Today’s run here in the great northwest was awesome. I was running a trail called the Interurban along the Chuckanut mountains in Bellingham, Wa. It’s a great run through forests and along the bay overlooking the San Juan Islands up here.
One thing that I see most every runner doing is something I want to write about today. I’ll make another video about it soon. Moat runners I run with will start their long run; or any run for that matter, at the same pace they hope to run the entire run. Many times, they actually start faster and a mile or so into it, slow down and settle into the pace of the run. It happens with joggers and even with college and post collegiate fast runners. They tend to run the same pace.
Why is this not good? In my opinion there is a much better way to run; and it’s actually the way the East African runners; the greatest runners in the world train. Paul Tergat and Haile Gebrselassie both start their runs at around 9 minutes per mile! That’s incredible since their race pace is 4 minutes per mile for 5 k and well under 5 minutes per mile for the marathon! They end up running 4:30 pace or faster on the end of the runs though.
My friends who I ran with in San Diego, Greg, Ben and Mick and I all naturally adopted a go out easy come back like the wind approach when we were training at our highest level. We would many times start at 9 minutes per mile and end at 5 to 5:30 per mile for our fast paced saturday runs and on our easy runs start at 9 and end at 7 minutes / mile.
What that did for us was allowed our bodies to warm up; good for keeping us healthy. We also taught our bodies that every run would be faster in the second half. And that allowed us to race the same way. We saw so many of our friends running the 2nd half of races much slower than the first half. Of course they did; they trained to do that!
Another thing starting slow and finishing faster does is that as the run progresses you get more and more bouncy; more and more excited and finish feeling really fresh. If all you’re doing is running distance runs at the same pace then the body gets tired; there is a fatigue both mentally and physiologically. But if you end by having the second half of the runs faster by 1 minute / mile or more you feel awesome and it translates to better racing.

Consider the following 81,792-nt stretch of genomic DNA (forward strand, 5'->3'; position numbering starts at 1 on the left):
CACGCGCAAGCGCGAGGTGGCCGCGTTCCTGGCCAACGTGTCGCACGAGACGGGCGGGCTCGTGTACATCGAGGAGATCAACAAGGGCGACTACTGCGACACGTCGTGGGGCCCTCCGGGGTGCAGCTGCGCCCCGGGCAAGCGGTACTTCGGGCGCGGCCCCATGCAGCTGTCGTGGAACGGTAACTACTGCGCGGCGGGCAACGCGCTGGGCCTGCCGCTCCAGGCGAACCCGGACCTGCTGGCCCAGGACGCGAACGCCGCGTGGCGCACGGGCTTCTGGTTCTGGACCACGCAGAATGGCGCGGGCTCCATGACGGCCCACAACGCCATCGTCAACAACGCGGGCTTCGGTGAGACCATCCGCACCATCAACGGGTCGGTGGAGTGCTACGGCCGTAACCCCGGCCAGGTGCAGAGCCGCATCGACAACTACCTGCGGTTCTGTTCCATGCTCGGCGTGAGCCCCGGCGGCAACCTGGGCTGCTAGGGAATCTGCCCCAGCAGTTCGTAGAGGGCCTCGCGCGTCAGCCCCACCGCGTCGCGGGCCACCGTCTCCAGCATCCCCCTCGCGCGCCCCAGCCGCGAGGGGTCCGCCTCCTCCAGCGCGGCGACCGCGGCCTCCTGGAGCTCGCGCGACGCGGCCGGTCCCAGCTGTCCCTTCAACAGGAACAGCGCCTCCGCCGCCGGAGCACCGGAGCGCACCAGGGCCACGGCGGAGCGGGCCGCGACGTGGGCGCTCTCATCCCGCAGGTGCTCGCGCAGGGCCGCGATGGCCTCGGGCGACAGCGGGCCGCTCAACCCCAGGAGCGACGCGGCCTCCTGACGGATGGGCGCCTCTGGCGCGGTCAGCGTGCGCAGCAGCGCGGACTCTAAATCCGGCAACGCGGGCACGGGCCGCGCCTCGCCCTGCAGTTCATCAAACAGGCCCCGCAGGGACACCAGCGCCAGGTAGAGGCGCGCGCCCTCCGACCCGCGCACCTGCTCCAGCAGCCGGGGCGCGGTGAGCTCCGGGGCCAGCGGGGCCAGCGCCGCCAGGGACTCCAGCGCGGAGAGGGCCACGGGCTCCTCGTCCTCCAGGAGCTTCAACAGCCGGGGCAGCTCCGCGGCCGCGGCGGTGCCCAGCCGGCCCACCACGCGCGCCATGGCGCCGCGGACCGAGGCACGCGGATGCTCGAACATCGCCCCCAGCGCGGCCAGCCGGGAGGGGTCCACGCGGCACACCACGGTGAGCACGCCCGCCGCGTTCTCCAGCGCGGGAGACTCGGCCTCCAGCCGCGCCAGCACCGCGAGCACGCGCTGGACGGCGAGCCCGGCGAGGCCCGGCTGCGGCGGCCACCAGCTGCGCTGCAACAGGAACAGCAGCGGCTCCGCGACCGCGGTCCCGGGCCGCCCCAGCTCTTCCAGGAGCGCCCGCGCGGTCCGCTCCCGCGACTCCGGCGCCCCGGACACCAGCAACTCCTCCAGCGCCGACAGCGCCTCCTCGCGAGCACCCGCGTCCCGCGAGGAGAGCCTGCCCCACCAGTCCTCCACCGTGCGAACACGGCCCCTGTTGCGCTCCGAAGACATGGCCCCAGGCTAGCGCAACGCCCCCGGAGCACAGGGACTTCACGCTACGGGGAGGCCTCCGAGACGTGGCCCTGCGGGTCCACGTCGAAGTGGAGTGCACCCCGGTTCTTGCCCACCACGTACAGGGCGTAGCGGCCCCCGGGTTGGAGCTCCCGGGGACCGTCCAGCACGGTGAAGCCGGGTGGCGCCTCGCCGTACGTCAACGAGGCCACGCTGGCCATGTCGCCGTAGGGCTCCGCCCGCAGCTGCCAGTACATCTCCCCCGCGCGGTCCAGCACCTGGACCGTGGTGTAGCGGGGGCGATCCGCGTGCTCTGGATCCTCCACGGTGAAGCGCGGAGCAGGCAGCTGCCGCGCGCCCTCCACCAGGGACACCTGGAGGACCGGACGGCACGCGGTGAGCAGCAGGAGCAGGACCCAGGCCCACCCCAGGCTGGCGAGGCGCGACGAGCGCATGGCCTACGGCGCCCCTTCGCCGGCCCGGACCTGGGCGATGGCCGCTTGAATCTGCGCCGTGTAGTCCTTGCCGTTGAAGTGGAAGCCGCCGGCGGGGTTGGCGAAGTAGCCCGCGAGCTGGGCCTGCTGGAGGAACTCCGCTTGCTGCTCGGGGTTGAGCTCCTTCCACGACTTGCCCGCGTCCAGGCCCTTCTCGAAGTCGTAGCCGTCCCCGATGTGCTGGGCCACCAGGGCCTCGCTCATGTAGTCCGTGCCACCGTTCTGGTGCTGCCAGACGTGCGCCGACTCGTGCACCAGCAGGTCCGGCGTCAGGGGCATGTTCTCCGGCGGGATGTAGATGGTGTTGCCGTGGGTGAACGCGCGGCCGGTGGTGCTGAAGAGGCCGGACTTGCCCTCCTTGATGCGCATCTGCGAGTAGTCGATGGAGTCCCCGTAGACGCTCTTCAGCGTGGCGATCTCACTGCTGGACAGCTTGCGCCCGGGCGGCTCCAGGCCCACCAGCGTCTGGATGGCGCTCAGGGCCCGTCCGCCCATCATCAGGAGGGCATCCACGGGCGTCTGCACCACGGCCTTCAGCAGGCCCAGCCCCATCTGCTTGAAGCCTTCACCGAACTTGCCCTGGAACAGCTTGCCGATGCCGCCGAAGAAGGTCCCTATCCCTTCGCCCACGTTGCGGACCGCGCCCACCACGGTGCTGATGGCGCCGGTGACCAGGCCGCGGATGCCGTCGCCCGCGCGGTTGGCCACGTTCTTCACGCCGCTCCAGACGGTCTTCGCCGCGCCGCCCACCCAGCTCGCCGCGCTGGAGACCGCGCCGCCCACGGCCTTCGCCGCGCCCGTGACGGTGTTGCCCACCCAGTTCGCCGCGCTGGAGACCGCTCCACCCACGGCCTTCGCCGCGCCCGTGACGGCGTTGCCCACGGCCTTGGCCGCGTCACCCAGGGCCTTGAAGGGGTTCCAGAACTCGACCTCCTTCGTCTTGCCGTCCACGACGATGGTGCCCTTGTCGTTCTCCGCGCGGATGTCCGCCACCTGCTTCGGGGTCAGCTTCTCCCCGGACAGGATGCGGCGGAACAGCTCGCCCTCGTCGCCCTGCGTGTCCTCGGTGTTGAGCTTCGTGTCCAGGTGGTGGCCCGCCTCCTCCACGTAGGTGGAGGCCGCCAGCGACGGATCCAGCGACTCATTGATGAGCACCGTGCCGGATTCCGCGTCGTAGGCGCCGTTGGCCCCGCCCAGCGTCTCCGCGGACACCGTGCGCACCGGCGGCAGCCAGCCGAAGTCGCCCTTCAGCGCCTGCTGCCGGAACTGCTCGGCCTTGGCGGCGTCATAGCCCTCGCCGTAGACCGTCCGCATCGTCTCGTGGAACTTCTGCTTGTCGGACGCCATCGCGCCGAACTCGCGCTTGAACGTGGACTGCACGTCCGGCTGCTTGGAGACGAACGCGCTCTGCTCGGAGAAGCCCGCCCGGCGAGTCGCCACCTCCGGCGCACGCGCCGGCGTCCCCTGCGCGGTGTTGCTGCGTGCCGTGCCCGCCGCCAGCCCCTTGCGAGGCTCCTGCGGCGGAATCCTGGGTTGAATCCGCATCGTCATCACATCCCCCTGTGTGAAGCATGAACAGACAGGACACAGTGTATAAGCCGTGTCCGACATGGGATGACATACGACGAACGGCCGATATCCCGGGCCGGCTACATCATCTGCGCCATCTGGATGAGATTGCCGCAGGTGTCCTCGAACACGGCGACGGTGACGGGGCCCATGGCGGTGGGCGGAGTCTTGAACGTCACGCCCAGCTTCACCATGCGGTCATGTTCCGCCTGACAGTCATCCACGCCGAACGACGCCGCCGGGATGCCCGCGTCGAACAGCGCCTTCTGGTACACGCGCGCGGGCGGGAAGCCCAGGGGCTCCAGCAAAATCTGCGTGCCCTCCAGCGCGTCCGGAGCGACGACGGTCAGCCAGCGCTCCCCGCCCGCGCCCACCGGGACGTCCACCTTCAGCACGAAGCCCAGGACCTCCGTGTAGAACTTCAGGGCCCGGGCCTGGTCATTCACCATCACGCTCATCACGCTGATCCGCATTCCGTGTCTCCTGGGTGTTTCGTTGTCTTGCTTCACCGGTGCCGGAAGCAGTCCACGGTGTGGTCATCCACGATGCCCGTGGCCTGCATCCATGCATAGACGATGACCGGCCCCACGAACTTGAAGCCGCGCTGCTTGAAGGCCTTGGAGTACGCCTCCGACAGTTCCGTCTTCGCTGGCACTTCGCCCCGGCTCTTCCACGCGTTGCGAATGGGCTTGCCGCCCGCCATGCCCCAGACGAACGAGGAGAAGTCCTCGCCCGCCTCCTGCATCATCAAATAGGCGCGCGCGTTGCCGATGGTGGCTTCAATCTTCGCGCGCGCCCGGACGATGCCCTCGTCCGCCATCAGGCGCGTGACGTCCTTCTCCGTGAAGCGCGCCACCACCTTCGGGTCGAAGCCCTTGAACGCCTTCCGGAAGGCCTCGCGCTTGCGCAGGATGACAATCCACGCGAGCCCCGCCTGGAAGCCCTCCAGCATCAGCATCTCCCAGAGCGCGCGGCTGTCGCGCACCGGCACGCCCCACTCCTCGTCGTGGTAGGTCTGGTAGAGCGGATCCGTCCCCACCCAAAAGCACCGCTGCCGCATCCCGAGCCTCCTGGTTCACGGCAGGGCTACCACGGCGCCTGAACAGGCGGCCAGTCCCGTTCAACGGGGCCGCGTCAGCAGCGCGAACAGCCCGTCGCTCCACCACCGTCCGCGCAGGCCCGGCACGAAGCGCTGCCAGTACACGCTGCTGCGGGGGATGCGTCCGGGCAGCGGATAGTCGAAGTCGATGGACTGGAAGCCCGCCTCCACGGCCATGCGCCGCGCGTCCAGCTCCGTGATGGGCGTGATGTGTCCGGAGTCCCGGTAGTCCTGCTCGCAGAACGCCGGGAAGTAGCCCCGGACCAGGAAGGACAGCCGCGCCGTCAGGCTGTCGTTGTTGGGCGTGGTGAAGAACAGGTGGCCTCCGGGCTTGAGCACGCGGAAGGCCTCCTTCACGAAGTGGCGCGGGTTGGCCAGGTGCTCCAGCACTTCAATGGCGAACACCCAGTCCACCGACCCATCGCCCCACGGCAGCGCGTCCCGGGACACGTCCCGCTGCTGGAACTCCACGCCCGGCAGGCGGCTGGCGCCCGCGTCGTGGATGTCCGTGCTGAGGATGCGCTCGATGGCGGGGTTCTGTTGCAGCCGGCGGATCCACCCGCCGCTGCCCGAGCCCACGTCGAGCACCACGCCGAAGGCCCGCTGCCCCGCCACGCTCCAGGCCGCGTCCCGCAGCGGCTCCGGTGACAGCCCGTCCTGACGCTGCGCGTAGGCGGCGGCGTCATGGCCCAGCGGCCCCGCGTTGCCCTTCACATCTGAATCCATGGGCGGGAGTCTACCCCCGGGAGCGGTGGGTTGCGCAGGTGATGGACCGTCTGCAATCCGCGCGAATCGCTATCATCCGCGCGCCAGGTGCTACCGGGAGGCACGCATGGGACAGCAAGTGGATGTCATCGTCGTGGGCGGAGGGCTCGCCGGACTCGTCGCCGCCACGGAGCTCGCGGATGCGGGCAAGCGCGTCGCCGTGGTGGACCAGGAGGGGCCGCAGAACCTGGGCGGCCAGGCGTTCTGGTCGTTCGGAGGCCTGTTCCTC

Try it and see how it goes if you like. It take discipline to start slowing; jogging; and then picking it up gradually over the 2nd half of runs but once you get used to it, you may like it! Another thing it did for us and a good way to do it is to have a group of all sorts of levels and jog with the tail end of a group and then work up thru t he group as the run progresses. You may not finish with the first of the group but your pace will have been much more conducive to training your physiology to run fast. Think of it. If the front of the group runs 7 minute/mile pace for the whole 13 mile run and you run 9 minutes the first mile, 8 the second and by half way 7 min/mile and then over the second half work down to 6 minutes/ mile, you’ve trained your body to pick it up and you still get the effect of the long run; time on your feet for building endurance. Then on your easy days you can start at 9 and end at 8 min / mile over the second half of the run; instead of running the whole thing at 8. In this case you still get the recovery miles but feel fresh at the end and stay healthy too.
Let me know what you think and how it goes! Ralph Havens PT